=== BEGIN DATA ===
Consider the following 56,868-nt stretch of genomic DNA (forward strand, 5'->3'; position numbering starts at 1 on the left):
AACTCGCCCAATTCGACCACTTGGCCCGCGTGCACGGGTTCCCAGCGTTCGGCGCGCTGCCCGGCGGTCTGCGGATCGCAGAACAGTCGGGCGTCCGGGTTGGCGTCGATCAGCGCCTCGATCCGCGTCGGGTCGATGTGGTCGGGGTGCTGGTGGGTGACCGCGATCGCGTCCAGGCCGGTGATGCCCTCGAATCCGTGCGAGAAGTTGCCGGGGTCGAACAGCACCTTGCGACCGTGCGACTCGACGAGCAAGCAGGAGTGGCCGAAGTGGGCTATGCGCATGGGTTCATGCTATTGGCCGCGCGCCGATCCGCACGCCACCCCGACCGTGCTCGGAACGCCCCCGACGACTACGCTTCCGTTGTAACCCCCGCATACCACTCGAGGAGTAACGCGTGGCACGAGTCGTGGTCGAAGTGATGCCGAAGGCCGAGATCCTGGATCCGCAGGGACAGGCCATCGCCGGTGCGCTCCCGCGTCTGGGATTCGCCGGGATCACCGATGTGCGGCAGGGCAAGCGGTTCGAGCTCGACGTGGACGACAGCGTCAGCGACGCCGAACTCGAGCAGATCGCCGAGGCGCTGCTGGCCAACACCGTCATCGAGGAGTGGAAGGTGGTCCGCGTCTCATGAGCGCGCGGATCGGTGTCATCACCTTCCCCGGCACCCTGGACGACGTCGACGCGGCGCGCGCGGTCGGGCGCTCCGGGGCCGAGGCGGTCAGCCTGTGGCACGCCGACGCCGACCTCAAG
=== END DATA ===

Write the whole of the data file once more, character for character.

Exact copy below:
Consider the following 56,868-nt stretch of genomic DNA (forward strand, 5'->3'; position numbering starts at 1 on the left):
AACTCGCCCAATTCGACCACTTGGCCCGCGTGCACGGGTTCCCAGCGTTCGGCGCGCTGCCCGGCGGTCTGCGGATCGCAGAACAGTCGGGCGTCCGGGTTGGCGTCGATCAGCGCCTCGATCCGCGTCGGGTCGATGTGGTCGGGGTGCTGGTGGGTGACCGCGATCGCGTCCAGGCCGGTGATGCCCTCGAATCCGTGCGAGAAGTTGCCGGGGTCGAACAGCACCTTGCGACCGTGCGACTCGACGAGCAAGCAGGAGTGGCCGAAGTGGGCTATGCGCATGGGTTCATGCTATTGGCCGCGCGCCGATCCGCACGCCACCCCGACCGTGCTCGGAACGCCCCCGACGACTACGCTTCCGTTGTAACCCCCGCATACCACTCGAGGAGTAACGCGTGGCACGAGTCGTGGTCGAAGTGATGCCGAAGGCCGAGATCCTGGATCCGCAGGGACAGGCCATCGCCGGTGCGCTCCCGCGTCTGGGATTCGCCGGGATCACCGATGTGCGGCAGGGCAAGCGGTTCGAGCTCGACGTGGACGACAGCGTCAGCGACGCCGAACTCGAGCAGATCGCCGAGGCGCTGCTGGCCAACACCGTCATCGAGGAGTGGAAGGTGGTCCGCGTCTCATGAGCGCGCGGATCGGTGTCATCACCTTCCCCGGCACCCTGGACGACGTCGACGCGGCGCGCGCGGTCGGGCGCTCCGGGGCCGAGGCGGTCAGCCTGTGGCACGCCGACGCCGACCTCAAG